• Still images from a livestream of a grey jay nest

    Still images from a livestream of a grey jay's nest near Caroline, Alta. The stream went live March 18 and the female jay has since laid two eggs. (Images: Carolyn Sandstrom and Myrna Pearman/Ellis Bird Farm) 

In what may be a world first, an Alberta bird conservation group has successfully installed a webcam near a grey jay nest, offering an intimate look at the breeding behaviour of this thoroughly Canadian bird.

Ellis Bird Farm, located in Lacombe, is both a working farm and non-profit organization providing habitat to encourage the nesting of mountain bluebirds, tree swallows and other species, as well as facilities and programs to educate the public about bird conservation. They're also supporters of The Royal Canadian Geographical Society's recommendation that the grey jay be adopted as the official national bird of Canada.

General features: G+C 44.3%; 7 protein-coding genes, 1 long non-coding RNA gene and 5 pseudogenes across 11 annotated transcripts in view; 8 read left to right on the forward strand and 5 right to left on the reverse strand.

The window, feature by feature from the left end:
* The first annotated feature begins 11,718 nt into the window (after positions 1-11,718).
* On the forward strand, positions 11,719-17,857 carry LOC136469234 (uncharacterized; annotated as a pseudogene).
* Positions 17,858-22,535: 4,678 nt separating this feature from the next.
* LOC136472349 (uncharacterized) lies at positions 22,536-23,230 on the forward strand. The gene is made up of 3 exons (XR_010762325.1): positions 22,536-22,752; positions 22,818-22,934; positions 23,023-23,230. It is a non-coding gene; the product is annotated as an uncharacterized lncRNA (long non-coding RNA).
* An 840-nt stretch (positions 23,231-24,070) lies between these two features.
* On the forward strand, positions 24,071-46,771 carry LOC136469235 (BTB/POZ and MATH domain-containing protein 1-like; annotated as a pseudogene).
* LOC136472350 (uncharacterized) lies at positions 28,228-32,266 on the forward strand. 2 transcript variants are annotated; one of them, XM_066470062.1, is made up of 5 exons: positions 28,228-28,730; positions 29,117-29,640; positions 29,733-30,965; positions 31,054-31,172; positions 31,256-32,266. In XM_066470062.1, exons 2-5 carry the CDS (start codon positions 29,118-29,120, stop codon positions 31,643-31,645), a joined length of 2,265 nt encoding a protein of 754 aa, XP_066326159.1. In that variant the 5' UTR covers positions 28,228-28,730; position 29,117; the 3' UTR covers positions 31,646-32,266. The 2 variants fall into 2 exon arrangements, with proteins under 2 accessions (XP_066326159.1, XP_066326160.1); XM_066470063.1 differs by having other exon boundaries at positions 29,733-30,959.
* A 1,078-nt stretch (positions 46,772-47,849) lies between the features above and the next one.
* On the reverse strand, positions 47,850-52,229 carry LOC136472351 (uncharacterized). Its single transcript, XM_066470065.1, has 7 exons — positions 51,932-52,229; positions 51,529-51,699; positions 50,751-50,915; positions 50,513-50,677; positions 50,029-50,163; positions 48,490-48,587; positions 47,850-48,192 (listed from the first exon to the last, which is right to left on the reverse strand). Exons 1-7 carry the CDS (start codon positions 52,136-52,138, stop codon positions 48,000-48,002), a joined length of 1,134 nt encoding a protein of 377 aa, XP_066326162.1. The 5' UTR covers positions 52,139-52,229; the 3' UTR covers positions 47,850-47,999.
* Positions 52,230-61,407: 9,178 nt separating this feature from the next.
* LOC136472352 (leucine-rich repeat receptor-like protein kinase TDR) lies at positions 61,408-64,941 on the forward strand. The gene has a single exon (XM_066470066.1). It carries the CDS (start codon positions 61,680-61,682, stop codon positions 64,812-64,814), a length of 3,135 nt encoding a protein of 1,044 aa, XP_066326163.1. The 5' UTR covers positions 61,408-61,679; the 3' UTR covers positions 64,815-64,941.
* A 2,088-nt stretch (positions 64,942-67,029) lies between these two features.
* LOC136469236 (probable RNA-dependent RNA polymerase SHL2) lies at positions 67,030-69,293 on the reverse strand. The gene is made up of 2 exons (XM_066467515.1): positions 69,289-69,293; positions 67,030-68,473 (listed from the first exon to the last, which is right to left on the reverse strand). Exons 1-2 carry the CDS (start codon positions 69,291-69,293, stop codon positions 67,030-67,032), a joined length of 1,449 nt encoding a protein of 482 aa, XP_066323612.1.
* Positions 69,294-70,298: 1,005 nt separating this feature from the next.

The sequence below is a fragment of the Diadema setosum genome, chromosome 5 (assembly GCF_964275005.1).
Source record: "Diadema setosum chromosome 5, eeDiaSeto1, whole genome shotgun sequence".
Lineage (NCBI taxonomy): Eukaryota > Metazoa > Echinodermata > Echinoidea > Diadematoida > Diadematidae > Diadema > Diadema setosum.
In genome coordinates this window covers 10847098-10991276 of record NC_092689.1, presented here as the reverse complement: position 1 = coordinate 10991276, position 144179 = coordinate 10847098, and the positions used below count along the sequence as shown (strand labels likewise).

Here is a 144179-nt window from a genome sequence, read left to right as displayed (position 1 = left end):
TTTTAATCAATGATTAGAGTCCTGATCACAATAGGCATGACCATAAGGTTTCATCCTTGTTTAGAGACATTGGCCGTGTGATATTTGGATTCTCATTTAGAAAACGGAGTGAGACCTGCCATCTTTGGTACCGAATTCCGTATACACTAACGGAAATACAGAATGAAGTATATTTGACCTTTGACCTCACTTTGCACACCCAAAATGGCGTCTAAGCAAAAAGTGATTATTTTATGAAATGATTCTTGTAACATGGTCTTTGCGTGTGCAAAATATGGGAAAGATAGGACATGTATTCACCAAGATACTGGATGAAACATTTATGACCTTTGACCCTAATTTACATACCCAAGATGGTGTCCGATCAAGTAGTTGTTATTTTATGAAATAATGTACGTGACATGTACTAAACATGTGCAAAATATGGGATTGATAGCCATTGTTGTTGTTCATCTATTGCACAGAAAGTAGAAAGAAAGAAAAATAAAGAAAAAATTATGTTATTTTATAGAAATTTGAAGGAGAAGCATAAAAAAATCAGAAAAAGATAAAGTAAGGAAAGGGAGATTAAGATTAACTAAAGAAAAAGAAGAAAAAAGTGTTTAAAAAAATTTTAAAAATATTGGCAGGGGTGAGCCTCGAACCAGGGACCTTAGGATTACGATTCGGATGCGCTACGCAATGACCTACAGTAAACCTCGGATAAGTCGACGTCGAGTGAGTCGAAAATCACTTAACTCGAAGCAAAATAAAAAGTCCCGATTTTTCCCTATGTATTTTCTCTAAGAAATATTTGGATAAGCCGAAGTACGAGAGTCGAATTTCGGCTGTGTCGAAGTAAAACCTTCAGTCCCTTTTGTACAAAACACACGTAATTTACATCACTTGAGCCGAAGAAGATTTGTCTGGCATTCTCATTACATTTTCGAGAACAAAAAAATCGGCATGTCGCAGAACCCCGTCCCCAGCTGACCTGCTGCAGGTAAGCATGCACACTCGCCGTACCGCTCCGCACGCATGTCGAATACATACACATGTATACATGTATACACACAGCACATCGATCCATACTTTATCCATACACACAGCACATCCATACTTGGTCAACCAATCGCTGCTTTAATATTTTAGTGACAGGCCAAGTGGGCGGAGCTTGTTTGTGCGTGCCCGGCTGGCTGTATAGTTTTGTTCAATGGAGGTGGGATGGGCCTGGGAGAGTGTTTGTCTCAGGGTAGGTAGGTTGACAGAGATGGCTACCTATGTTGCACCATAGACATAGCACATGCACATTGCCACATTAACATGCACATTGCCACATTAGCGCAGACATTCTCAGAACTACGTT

Grey jays typically build their nests high off the ground, close to the trunks of mature conifers, when the snow in their remote boreal habitat is still deep, so they can be difficult to spot. 

"Grey jay nests are notoriously hard to find, so it was a great honour to be offered the opportunity to install this cam on a nest in the Caroline area," writes the group on their website. "We thought it fitting to enable the world to have a rare opportunity to watch the nesting activities of Canada's national bird, especially during this, Canada's 150th anniversary year."

The webcam went live on March 18; the first egg appeared in the nest on March 25 and was joined by a second egg the following day. A third egg appeared March 27. Female jays usually have two to five eggs, which they will incubate for around 18 days while their male partners bring them food. If all goes well, the public will be able to watch new grey jays open their eyes on the world by the middle of the second week of April.

Watch the livestream here